PSG dominate French football and, as a result, Ligue 1 is uncompetitive. At least, that’s the narrative driven by social media. It’s true that PSG have won seven of the last nine titles and, although they are not reigning champions, they have no real contenders this season. However, Ligue 1 is a league like no other. Its weakest teams are its strongest asset, as we are seeing again this season.
There is an obvious resource gap between the top and bottom clubs – PSG’s budget of €500m for this season dwarfs the €20m newly promoted Clermont can spend – yet Ligue 1’s supposed lack of competition can be partly explained by competitiveness further down the division. Of the 20-team major European top flights last season, the gap between the bottom three and the top four was narrowest in France at 36 points. That competitiveness across the league, which saw relegation-threatened Metz beat Champions League favourites Nice this weekend, often allows PSG to get away at the top. PSG can push ahead as the clubs below them take points off each other.
Sixteen games into the season, just 11 points separate Strasbourg in sixth and bottom club Saint-Étienne. The two sides who failed to win any of their first 11 fixtures this season, Brest and Saint-Étienne, were in the top five earlier this week. As it stands, it would not be a surprise to see anyone from the bottom half of the table, bar champions Lille who sit 12th (but top of their Champions League group), finish in the bottom three.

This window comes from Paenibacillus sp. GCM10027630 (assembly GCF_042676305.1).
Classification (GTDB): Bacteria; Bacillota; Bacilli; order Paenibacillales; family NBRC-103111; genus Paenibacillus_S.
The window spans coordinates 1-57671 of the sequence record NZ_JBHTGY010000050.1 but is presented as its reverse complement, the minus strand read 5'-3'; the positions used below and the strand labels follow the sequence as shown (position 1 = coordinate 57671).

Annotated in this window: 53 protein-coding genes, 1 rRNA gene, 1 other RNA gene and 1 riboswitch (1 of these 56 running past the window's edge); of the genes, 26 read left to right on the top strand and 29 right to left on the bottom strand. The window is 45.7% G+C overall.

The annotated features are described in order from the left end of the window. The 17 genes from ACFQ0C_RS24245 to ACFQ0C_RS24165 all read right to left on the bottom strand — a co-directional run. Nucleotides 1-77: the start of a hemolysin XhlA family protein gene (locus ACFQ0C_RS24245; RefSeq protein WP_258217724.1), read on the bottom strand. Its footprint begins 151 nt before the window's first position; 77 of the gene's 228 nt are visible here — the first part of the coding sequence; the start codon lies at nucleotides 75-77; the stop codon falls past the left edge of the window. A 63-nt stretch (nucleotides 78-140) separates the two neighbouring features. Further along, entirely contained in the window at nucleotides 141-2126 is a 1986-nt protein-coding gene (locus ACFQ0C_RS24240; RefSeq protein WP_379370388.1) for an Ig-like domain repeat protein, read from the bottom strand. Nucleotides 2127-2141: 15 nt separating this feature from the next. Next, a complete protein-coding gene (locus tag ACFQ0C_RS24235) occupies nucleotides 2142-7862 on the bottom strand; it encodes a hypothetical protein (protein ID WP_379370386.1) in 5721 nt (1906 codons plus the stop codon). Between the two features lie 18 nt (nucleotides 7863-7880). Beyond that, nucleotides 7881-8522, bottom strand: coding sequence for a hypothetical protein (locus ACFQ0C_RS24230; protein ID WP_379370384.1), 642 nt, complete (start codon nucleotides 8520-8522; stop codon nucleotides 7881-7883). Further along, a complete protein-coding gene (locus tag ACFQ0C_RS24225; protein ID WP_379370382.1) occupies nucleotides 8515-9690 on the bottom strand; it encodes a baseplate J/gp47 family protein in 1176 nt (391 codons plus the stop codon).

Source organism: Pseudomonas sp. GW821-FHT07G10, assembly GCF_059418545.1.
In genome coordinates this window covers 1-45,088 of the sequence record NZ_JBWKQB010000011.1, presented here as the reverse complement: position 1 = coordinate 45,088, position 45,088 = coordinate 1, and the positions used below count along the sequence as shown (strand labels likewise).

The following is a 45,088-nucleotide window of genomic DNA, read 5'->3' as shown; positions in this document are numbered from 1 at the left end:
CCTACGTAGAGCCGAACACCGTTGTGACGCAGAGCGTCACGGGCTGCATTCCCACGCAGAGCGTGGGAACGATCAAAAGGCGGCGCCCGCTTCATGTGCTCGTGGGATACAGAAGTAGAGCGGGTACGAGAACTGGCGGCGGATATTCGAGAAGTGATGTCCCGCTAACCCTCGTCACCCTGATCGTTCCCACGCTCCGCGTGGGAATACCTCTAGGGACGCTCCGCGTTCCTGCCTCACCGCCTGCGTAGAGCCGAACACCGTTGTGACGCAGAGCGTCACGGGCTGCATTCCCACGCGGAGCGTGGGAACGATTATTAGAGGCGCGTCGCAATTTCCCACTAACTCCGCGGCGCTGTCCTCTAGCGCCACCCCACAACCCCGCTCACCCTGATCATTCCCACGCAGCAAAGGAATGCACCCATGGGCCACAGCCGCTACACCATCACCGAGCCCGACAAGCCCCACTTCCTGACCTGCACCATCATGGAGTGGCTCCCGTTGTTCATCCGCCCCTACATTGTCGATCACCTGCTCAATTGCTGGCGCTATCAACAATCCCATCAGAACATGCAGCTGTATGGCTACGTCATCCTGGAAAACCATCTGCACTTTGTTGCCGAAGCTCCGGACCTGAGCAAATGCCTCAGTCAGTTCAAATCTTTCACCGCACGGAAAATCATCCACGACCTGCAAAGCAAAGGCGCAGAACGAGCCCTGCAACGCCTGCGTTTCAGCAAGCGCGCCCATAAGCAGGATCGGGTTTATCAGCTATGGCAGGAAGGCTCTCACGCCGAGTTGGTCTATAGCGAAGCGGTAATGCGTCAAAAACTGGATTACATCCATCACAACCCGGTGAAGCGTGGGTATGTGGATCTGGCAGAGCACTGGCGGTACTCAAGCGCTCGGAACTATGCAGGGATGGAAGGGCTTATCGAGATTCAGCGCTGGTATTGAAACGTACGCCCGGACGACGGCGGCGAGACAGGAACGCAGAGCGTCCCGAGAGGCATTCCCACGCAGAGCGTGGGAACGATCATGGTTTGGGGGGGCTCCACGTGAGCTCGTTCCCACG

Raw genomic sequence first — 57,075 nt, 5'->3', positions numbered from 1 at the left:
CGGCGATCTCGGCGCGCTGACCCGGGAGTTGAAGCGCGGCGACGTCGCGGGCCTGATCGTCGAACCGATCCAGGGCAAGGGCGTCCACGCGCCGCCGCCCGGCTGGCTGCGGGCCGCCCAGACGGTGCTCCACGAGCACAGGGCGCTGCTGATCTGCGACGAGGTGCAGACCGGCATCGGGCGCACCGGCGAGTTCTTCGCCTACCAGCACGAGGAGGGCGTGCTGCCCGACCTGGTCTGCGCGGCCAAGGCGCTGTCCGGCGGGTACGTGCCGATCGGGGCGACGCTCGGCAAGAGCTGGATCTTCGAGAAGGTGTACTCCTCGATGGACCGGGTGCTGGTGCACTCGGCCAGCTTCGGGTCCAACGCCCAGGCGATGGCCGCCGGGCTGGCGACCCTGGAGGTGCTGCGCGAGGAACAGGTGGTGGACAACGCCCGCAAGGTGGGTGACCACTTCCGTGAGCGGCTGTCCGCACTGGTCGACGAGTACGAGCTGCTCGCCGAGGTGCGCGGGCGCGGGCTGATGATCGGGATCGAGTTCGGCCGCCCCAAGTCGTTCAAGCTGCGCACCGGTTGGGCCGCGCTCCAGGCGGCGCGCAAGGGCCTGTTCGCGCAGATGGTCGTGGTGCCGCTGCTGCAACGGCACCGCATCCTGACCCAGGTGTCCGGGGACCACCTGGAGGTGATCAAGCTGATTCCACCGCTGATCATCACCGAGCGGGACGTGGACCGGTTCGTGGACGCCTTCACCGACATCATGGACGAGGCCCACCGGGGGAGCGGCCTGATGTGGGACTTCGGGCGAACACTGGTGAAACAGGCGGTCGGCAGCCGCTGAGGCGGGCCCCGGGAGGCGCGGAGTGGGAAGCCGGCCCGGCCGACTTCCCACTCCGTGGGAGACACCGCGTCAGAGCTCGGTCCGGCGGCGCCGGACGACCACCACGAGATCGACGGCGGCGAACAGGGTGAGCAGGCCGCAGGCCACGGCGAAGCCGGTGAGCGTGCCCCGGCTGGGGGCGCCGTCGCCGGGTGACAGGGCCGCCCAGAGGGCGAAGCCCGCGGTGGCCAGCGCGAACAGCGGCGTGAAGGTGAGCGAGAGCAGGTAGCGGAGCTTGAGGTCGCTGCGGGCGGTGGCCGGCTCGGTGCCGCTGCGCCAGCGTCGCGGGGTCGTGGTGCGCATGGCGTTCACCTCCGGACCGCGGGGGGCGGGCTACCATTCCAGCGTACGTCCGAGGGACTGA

Despite just one loss in five games – to PSG – St Étienne are still bottom but boast two of the league’s standout players so far. England Under-21 goalkeeper Etienne Green again displayed his lightning-quick reactions in making a handful of world-class saves against PSG at the weekend, and forward Wahbi Khazri ended France’s goal of the season competition last month by scoring from 70 yards at Metz. Claude Puel, reportedly barely surviving the sack of late, owes his continued employment to an explosive late comeback to beat Clermont 3-2. As St-Étienne proved in an unfortunate loss to PSG thanks to a debatable red card, they are more than a handful for Ligue 1’s leading clubs.
Brest finished 17th last season yet they are currently on a run of five straight wins. Graceful young playmaker Romain Faivre, forward Franck Honorat and attacking midfielder Jérémy Le Douaron – a third division player not long ago – have finally clicked. They routed Monaco on a riotous afternoon at the pokey Stade Francis-Le Blé and obliterated Franck Haise’s much-lauded Lens side 4-0 between impressive away wins at Bordeaux and Lorient.